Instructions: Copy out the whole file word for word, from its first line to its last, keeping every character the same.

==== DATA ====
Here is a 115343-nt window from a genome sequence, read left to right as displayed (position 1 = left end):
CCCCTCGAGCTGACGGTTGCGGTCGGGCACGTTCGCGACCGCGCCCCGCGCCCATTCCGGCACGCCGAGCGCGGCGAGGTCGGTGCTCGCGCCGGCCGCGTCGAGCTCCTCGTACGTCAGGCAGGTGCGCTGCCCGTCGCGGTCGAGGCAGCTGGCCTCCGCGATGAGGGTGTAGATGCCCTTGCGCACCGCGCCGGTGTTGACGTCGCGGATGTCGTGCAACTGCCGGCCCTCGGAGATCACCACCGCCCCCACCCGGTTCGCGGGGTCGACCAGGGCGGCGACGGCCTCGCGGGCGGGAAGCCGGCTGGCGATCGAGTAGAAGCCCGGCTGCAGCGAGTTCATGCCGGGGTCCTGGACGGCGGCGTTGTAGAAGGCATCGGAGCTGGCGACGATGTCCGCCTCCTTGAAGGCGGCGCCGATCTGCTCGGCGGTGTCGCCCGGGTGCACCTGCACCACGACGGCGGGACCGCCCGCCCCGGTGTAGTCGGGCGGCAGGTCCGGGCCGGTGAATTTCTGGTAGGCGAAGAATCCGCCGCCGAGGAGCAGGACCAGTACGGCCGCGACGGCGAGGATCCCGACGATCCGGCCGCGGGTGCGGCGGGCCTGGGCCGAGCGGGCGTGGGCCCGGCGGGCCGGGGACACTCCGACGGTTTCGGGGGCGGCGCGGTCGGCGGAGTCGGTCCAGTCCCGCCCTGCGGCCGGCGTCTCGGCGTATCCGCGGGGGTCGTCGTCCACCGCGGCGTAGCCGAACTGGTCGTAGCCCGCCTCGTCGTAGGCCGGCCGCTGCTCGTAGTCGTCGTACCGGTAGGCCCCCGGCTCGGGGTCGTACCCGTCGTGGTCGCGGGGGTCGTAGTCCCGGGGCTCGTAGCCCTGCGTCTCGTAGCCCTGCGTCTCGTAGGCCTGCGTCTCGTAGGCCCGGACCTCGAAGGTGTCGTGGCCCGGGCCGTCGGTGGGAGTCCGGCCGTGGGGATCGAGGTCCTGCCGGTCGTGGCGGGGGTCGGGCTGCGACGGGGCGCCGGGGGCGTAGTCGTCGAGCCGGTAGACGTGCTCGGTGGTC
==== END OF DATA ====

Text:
Here is a 115343-nt window from a genome sequence, read left to right as displayed (position 1 = left end):
CCCCTCGAGCTGACGGTTGCGGTCGGGCACGTTCGCGACCGCGCCCCGCGCCCATTCCGGCACGCCGAGCGCGGCGAGGTCGGTGCTCGCGCCGGCCGCGTCGAGCTCCTCGTACGTCAGGCAGGTGCGCTGCCCGTCGCGGTCGAGGCAGCTGGCCTCCGCGATGAGGGTGTAGATGCCCTTGCGCACCGCGCCGGTGTTGACGTCGCGGATGTCGTGCAACTGCCGGCCCTCGGAGATCACCACCGCCCCCACCCGGTTCGCGGGGTCGACCAGGGCGGCGACGGCCTCGCGGGCGGGAAGCCGGCTGGCGATCGAGTAGAAGCCCGGCTGCAGCGAGTTCATGCCGGGGTCCTGGACGGCGGCGTTGTAGAAGGCATCGGAGCTGGCGACGATGTCCGCCTCCTTGAAGGCGGCGCCGATCTGCTCGGCGGTGTCGCCCGGGTGCACCTGCACCACGACGGCGGGACCGCCCGCCCCGGTGTAGTCGGGCGGCAGGTCCGGGCCGGTGAATTTCTGGTAGGCGAAGAATCCGCCGCCGAGGAGCAGGACCAGTACGGCCGCGACGGCGAGGATCCCGACGATCCGGCCGCGGGTGCGGCGGGCCTGGGCCGAGCGGGCGTGGGCCCGGCGGGCCGGGGACACTCCGACGGTTTCGGGGGCGGCGCGGTCGGCGGAGTCGGTCCAGTCCCGCCCTGCGGCCGGCGTCTCGGCGTATCCGCGGGGGTCGTCGTCCACCGCGGCGTAGCCGAACTGGTCGTAGCCCGCCTCGTCGTAGGCCGGCCGCTGCTCGTAGTCGTCGTACCGGTAGGCCCCCGGCTCGGGGTCGTACCCGTCGTGGTCGCGGGGGTCGTAGTCCCGGGGCTCGTAGCCCTGCGTCTCGTAGCCCTGCGTCTCGTAGGCCTGCGTCTCGTAGGCCCGGACCTCGAAGGTGTCGTGGCCCGGGCCGTCGGTGGGAGTCCGGCCGTGGGGATCGAGGTCCTGCCGGTCGTGGCGGGGGTCGGGCTGCGACGGGGCGCCGGGGGCGTAGTCGTCGAGCCGGTAGACGTGCTCGGTGGTC